Everything you need to know about SATs (UK)

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If you have a child at primary school in England, you’re probably aware of SATs.
We’ll look at the exams at each level and provide advice on the best way to prepare for them.

What are SATs?

SATS stand for Standard Assessment Tests.
SATS are administered by primary schools that measure children’s educational achievement in years 2 and 6,
with the ultimate aim of holding schools to account for the attainment of their pupils and the progress they make.
Key Stage 1 SATS will be sat by Year 2 pupils and Key Stage 2 SATs will be sat by Year 6 pupils.
The setting and marking of SATs are carried out in UK schools by the Standards & Testing Agency.

Standards & Testing

KS1 SATs in Year 2

Children will sit their KS1 SATs in:

  • Reading
  • Maths
They will also be assessed by their teacher on science, writing, and speaking and listening.
This however is known as the teacher assessment, and it is not an official score for the SATs or national assessments.

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KS2 SATs in Year 6

Children will sit their KS2 SATs in:

  • English Reading
  • English Grammar
  • Punctuation
  • Spelling
  • Maths
In Year 6, SATs are a more formal process of testing.
They will also be assessed by their teachers on subjects including speaking and listening, writing and, in some cases, science.

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What do SATs Aim to Achieve?

SATs are an indicator of the progress your child has made at school so far.
They are not a measure of whether your child is passing or failing; they simply show what level your child is currently working to.

How are SATS marked?

Scores are given on a scale of 80 to 120 - with a score of 100 or more meaning a pupil is meeting the expected governmental standard
Key stage 1 SATS are marked by teachers within the school; key stage 2 SATS are sent away to be marked externally.

Are SATS results used by secondary schools?

Secondary schools are told their incoming pupils’ scaled scores.
Many secondary schools use these to help with setting and streaming, as well as working out how to best teach their new cohort of year 7s.
But secondary schools are mindful that SATS only measure ability in English and Maths (and only certain fragments of those subjects)
and consequently most do their own tests on year 7s too.

SATS – do parents get the results?

For KS 1, you probably won’t get your child’s actual SATS score unless you ask for them, but you will be told whether your child is working at
the expected standard as part of their end of year report.
For KS 2, parents get their child’s scaled score towards the end of the summer term in July and are told whether or not they reached the expected level.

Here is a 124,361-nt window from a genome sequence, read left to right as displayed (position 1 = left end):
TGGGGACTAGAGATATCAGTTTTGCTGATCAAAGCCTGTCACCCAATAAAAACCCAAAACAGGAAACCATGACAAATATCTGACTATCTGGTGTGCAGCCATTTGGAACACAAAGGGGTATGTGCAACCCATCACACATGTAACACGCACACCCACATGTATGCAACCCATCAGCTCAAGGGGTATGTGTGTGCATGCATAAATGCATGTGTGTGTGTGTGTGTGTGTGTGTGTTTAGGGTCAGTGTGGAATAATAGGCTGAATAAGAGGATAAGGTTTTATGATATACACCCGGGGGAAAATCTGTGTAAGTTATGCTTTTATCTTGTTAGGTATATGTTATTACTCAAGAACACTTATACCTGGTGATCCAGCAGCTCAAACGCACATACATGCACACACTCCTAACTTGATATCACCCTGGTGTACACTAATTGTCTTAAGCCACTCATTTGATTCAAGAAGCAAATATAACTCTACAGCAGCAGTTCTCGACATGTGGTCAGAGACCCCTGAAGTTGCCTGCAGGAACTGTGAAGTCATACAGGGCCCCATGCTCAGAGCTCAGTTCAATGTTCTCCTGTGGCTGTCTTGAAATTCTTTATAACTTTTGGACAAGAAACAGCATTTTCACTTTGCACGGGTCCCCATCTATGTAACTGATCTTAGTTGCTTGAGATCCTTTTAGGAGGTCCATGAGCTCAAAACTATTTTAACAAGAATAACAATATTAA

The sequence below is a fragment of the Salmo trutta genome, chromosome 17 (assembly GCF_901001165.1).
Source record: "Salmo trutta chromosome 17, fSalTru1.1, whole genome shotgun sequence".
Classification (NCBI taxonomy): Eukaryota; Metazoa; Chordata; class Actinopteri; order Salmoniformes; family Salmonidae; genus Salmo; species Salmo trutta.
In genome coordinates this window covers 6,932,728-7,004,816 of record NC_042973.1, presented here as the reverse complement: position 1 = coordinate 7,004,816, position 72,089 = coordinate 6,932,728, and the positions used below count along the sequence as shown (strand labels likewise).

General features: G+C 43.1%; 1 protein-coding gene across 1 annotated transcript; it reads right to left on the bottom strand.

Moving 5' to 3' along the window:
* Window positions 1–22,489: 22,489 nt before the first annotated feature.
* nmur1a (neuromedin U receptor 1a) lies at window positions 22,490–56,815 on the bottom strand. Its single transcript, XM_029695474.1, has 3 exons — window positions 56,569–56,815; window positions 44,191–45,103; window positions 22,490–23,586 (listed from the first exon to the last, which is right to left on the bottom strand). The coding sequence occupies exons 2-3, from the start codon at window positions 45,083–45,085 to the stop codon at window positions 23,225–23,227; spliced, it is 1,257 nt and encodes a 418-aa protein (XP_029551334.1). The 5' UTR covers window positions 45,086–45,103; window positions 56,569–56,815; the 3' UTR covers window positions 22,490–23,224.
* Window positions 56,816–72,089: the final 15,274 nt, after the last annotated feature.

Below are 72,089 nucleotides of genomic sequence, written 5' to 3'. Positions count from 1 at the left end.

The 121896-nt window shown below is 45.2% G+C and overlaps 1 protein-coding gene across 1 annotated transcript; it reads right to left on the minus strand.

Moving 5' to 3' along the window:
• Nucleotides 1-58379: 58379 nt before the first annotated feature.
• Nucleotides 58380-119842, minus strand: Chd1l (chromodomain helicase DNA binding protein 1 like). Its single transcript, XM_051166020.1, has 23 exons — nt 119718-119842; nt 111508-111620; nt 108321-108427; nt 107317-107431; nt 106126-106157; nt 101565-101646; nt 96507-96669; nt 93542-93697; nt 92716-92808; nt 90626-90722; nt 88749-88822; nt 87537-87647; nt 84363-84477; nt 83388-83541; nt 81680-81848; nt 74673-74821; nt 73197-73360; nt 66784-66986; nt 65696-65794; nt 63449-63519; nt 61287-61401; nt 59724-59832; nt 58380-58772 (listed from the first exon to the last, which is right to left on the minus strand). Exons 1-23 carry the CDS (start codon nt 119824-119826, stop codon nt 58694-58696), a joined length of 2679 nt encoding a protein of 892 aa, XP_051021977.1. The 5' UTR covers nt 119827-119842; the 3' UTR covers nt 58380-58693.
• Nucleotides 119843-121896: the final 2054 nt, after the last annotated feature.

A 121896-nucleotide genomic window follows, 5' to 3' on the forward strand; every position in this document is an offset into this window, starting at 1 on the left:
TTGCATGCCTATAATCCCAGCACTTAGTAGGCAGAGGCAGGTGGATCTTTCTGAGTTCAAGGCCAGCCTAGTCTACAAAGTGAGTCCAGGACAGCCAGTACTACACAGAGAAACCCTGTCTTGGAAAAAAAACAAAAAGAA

You will receive a report stating your child’s:

  • Raw score – simply, the actual number of marks they received in their SATs
  • Scaled score – a conversion score that allows results to be compared year-on-year
  • Expected standard – whether or not they have achieved the national standard
The results of Key stage 2 SATS are also published annually in the Department of Education’s primary school league tables,
where an online facility enables users to compare schools against other schools, as well as against the national average.
KS2 SATS are also used to calculate a school's Progress 8 score.

National Curriculum Spelling List

Can you fail your SATS?

The government says SATS are not about passing or failing, but instead show the level your child is working to.
Critics say that not reaching the expected level equates to failure in many parents’ (and children’s) minds.
In 2017, almost 40% of primary school pupils did not meet the government's expected standard in KS 2 SATS.

SATS Practice Exam Papers

How Can I Help My Child Prepare for SATs?

A lot of the skills that students need to do well in the test are taught in the classroom, but you can also do additional preparation at home to
make your child feel confident going into the exam, including:

  • Agreeing on a revision plan and ensuring your child sticks to it.
  • Revising little and often – asking children to concentrate for 45 minutes requires practice, so don’t overwhelm them. Take a look at our revision tips for more practical advice.
  • Take SATs practice papers. Practice papers will go a long way in helping to familiarise your child with the types of questions they might come across.
  • Keep a positive attitude. Yes, SATs are important but if you stress out about your child’s upcoming tests, it might rub off on them.

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